• Opinion: Why employee autonomy is the new command and control

  • 19 Jan 2016
  • Comments 1 comments

A lack of choice and control at work is deeply threatening, warns Susanne Jacobs, and results in inefficiency

Ever felt like there is just too much to do? The house work, that tile that’s fallen off and needs repairing, the play date you owe?

Then there is the deadline at work, the presentation you need to prepare, and the emails breeding before your eyes.

How does this make you feel? Overwhelmed, out of control?

What should you do? Procrastination is a pretty normal response. This is certainly true for me.

Now add to this, being micromanaged at work by a line manager intent on controlling every aspect of your work. Or not being able to give your family and friends the attention you would like to or not having the time for exercise and hobbies outside of work. It’s the good old challenge of work-life balance.

Now how about putting yourself in the position where you are accused of something you didn’t do. You are arrested and imprisoned. No-one listens to your pleas of innocence. What’s going through your mind now? How do you feel?

This last example is extreme, but it demonstrates my point, as our sense of control diminishes so does our perception of choice and autonomy and to our brains this represents danger.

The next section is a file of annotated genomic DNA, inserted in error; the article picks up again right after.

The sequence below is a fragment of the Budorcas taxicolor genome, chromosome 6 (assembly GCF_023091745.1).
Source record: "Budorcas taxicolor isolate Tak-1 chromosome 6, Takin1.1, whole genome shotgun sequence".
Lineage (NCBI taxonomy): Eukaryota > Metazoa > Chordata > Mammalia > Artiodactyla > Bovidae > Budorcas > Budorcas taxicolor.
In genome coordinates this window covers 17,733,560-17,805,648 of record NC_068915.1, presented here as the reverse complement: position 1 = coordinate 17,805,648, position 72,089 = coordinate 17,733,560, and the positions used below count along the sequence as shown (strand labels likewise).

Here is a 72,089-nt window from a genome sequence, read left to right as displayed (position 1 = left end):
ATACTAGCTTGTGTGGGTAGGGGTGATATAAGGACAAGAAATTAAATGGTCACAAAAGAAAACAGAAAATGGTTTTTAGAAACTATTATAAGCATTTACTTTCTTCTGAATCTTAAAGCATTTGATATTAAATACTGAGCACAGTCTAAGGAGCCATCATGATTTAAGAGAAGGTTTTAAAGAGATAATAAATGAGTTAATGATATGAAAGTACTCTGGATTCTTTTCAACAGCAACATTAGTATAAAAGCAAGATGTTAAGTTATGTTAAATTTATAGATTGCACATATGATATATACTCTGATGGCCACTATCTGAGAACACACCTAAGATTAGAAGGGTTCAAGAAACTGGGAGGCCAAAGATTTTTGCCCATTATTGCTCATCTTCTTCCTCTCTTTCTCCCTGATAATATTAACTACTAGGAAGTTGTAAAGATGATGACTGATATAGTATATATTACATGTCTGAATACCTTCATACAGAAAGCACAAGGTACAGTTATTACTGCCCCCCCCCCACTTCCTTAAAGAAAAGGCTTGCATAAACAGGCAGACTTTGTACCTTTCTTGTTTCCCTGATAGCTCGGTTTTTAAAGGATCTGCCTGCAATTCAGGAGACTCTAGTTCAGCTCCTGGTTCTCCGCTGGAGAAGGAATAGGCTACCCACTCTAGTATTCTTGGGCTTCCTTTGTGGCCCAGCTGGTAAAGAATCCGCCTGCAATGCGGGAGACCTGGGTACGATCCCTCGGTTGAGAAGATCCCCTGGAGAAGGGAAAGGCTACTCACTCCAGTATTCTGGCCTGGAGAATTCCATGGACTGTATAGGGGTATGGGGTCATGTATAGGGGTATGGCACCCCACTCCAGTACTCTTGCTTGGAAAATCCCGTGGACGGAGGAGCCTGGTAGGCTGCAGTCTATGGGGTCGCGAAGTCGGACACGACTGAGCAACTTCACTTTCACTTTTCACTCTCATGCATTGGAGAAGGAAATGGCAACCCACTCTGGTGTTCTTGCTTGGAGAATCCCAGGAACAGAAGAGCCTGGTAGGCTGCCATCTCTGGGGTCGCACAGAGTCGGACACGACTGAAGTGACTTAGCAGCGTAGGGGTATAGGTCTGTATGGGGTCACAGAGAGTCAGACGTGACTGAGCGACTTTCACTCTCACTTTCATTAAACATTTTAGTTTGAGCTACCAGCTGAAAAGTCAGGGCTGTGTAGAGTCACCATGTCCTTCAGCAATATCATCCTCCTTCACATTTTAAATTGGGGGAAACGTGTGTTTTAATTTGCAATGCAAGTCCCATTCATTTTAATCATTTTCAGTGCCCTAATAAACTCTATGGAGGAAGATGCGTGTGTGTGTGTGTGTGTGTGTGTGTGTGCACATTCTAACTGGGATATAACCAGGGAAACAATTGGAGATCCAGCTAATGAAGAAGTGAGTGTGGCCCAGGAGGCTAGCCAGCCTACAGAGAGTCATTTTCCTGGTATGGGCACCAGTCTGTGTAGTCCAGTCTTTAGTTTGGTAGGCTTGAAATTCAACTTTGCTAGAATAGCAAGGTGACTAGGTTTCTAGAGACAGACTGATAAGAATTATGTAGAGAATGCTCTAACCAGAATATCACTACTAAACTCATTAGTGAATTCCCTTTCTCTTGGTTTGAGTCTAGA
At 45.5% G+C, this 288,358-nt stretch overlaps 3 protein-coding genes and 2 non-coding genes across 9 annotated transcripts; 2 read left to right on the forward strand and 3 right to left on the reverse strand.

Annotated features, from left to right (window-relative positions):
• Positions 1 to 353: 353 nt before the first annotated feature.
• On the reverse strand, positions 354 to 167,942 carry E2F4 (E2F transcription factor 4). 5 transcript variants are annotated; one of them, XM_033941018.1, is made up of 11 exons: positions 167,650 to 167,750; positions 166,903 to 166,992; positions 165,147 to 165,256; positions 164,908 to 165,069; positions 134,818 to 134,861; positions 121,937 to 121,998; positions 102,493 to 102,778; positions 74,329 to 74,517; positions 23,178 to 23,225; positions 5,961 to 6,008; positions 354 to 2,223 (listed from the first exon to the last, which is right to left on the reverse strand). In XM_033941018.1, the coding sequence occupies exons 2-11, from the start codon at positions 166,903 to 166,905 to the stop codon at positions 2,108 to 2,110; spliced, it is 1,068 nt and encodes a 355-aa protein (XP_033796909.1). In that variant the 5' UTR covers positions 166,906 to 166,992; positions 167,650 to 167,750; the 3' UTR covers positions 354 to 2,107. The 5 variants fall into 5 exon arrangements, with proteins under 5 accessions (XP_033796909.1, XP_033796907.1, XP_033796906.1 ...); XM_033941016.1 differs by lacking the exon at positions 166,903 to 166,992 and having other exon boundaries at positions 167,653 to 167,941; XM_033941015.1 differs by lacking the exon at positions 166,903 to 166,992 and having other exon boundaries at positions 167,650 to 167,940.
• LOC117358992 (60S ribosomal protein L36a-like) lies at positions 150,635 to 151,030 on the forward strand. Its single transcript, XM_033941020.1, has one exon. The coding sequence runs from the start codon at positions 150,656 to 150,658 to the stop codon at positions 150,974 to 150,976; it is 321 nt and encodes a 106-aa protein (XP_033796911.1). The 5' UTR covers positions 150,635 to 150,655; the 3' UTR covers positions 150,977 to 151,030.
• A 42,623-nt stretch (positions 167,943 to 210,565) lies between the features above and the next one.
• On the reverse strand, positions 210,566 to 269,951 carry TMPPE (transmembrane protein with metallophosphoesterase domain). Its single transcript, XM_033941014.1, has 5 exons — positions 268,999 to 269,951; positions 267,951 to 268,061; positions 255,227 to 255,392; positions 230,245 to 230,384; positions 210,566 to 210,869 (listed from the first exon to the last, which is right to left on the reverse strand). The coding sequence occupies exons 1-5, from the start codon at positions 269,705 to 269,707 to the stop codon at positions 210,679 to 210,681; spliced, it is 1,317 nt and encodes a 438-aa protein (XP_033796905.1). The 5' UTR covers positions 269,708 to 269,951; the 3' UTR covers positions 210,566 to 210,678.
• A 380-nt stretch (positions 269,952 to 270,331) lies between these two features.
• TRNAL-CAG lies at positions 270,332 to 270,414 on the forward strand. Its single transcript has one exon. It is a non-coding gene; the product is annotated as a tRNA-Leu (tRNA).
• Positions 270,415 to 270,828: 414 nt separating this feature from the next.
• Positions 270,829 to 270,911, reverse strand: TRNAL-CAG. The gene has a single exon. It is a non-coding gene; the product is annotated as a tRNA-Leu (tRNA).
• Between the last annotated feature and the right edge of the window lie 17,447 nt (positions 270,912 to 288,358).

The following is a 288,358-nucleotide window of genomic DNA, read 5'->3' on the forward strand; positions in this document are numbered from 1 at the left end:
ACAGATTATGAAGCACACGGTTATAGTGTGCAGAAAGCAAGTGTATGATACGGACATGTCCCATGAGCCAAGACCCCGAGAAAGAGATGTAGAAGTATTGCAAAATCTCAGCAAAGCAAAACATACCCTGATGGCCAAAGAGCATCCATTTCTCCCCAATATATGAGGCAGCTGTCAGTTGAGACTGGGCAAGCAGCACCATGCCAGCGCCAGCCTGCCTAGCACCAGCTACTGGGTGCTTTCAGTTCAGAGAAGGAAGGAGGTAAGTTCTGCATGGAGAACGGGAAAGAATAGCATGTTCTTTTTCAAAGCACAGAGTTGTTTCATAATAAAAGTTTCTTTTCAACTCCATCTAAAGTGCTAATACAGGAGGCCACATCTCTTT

If the neurological perception is of limited control then our brain’s interpretation is that our safety is in the hands of others and the outside world. And as with any perception of threat our performance suffers.

I have lost count of the number of people I’ve worked with who feel they have little say in how to juggle their workload.

There are some who feel beholden to a pay packet that provides significant sums and purchasing power at the price of all consuming work, while others have little choice but to work all hours to make ends meet.

Whether it is a chirruping smartphone, a controlling boss, financial concerns, workload or simply our own thoughts, a lack of choice and control is deeply threatening and leaves us floundering in inefficiency.

At work, providing an environment that includes perceived choice, autonomy and control is a necessary function for high performing teams. When people are allowed to function autonomously they are more deeply engaged and productive.

Think about a recent change at work. How often did you hear, or use, words along the lines of: “They told us,” or, “It’s come from above.” Who ‘they’ are is immaterial, although it can be assumed to be people at an undefined leadership level. The important bit is behind the words.

Try replacing these phrases with: “I’ve been told,” or, “I haven’t been asked,” or “No one gave me a choice.”

You could argue that it’s not always possible to offer people a choice or hand over control, particularly during change. And I’d agree to a certain extent.

But there are always ways of supporting a sense of control and choice even if they happen to be smaller parts of the whole. The rewards will come in the form of higher employee engagement and motivation.

Add Comment
Comment List
Comments (1)
  • Totally Agree that Autonomy is one of the crucial parts of the new world of thinking on how to best motivate employees - reference Dan Pink model. Control over WHEN- HOW - WHOM IT IS DONE WITH AND WHAT WE DO contribute greatly to motivating employees. This is so true as more millenials join and move up the corporate ladder as it is this that they demand form organisations.